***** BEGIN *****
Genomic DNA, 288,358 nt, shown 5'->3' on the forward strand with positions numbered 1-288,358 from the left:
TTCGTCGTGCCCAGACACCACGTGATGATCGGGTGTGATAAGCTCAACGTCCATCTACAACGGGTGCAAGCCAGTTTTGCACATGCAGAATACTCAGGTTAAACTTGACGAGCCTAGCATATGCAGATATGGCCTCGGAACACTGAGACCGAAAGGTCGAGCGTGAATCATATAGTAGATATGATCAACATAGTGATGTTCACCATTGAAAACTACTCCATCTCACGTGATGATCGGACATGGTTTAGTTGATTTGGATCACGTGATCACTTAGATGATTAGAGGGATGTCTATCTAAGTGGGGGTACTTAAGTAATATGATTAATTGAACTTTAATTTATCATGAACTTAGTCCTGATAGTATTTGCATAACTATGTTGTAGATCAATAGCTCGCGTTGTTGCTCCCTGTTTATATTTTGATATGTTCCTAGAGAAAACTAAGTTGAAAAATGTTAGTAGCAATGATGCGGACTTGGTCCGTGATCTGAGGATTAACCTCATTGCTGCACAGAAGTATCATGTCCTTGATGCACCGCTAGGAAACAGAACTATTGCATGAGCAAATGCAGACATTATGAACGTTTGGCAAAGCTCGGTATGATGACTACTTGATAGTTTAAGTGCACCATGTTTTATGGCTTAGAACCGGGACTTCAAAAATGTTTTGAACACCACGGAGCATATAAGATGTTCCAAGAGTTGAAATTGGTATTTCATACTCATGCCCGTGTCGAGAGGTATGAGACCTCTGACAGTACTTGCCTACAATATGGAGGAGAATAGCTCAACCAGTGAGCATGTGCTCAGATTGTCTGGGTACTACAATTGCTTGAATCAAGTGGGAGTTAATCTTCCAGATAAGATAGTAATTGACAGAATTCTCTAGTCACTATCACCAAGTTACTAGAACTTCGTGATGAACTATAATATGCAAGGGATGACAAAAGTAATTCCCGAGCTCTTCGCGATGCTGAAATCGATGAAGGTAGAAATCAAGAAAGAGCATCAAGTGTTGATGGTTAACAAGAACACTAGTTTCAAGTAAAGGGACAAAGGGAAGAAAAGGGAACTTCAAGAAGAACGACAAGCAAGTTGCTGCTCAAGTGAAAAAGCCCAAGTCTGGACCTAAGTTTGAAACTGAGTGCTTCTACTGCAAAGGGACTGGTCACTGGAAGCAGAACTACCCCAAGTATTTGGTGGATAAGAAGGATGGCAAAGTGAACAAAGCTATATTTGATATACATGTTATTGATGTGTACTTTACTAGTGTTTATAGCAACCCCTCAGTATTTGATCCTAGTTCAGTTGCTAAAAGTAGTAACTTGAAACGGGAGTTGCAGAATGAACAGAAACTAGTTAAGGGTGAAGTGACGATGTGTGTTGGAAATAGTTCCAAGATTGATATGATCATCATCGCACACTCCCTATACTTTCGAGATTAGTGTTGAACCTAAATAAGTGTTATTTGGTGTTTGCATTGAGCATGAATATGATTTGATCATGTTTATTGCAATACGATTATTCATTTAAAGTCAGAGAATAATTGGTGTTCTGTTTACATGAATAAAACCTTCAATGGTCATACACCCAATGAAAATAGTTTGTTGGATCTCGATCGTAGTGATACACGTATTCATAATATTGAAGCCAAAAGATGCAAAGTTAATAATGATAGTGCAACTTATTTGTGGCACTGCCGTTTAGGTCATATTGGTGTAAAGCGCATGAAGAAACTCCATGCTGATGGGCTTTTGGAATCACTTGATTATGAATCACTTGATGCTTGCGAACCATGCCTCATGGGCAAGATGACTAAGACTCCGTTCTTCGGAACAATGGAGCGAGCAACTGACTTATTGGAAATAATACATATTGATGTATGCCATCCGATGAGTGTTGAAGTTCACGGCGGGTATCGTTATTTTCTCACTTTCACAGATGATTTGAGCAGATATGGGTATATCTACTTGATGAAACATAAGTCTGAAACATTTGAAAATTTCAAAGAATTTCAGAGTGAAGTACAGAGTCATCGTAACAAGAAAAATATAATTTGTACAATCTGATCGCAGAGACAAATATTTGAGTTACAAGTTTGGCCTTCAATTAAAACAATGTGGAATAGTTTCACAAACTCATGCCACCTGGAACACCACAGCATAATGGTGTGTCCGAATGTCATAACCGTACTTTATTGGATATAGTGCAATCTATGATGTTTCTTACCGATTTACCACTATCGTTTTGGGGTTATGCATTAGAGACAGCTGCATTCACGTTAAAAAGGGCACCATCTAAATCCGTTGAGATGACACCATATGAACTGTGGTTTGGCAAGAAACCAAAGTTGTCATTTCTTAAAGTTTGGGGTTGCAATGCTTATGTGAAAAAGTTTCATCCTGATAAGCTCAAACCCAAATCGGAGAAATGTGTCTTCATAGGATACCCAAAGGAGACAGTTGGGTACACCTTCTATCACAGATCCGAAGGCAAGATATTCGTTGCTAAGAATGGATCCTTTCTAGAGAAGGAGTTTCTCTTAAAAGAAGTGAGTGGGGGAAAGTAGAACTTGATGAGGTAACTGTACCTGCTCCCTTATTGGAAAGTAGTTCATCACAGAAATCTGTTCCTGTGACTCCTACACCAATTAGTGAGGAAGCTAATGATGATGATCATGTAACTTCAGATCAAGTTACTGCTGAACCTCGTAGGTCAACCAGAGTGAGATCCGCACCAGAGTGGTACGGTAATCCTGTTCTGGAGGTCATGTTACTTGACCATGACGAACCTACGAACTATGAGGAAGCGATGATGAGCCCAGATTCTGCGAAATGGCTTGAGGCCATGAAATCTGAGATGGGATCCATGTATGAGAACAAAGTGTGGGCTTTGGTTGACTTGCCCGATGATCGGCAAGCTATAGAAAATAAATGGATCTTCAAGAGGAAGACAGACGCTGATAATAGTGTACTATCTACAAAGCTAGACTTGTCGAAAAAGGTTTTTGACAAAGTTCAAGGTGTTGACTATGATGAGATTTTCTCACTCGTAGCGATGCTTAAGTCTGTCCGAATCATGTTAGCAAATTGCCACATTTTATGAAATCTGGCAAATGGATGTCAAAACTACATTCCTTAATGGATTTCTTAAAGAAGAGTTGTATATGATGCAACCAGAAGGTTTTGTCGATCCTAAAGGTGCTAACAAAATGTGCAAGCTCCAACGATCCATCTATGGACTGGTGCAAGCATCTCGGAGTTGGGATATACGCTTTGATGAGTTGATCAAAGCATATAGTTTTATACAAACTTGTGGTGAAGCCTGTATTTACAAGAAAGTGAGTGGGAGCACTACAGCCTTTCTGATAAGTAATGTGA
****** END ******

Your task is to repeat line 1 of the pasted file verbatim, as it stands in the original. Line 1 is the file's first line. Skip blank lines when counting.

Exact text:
Genomic DNA, 288,358 nt, shown 5'->3' on the forward strand with positions numbered 1-288,358 from the left: